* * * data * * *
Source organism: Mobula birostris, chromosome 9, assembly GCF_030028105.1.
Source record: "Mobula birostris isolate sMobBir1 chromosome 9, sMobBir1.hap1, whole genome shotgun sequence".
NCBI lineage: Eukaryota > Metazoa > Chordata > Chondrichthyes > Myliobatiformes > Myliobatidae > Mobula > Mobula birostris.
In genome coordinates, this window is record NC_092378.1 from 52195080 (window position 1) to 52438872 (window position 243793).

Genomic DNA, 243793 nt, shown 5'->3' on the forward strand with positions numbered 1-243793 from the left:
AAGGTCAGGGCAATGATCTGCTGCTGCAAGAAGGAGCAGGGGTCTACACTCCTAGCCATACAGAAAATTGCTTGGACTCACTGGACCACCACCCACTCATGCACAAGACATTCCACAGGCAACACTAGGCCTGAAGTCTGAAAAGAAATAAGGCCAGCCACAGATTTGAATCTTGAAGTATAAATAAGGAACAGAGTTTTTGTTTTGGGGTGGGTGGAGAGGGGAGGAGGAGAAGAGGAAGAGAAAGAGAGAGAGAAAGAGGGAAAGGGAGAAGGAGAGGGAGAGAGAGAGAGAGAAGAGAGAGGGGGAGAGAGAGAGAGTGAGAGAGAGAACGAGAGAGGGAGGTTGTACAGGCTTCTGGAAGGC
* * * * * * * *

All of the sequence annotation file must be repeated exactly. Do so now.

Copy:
Source organism: Mobula birostris, chromosome 9, assembly GCF_030028105.1.
Source record: "Mobula birostris isolate sMobBir1 chromosome 9, sMobBir1.hap1, whole genome shotgun sequence".
NCBI lineage: Eukaryota > Metazoa > Chordata > Chondrichthyes > Myliobatiformes > Myliobatidae > Mobula > Mobula birostris.
In genome coordinates, this window is record NC_092378.1 from 52195080 (window position 1) to 52438872 (window position 243793).

Genomic DNA, 243793 nt, shown 5'->3' on the forward strand with positions numbered 1-243793 from the left:
AAGGTCAGGGCAATGATCTGCTGCTGCAAGAAGGAGCAGGGGTCTACACTCCTAGCCATACAGAAAATTGCTTGGACTCACTGGACCACCACCCACTCATGCACAAGACATTCCACAGGCAACACTAGGCCTGAAGTCTGAAAAGAAATAAGGCCAGCCACAGATTTGAATCTTGAAGTATAAATAAGGAACAGAGTTTTTGTTTTGGGGTGGGTGGAGAGGGGAGGAGGAGAAGAGGAAGAGAAAGAGAGAGAGAAAGAGGGAAAGGGAGAAGGAGAGGGAGAGAGAGAGAGAGAAGAGAGAGGGGGAGAGAGAGAGAGTGAGAGAGAGAACGAGAGAGGGAGGTTGTACAGGCTTCTGGAAGGC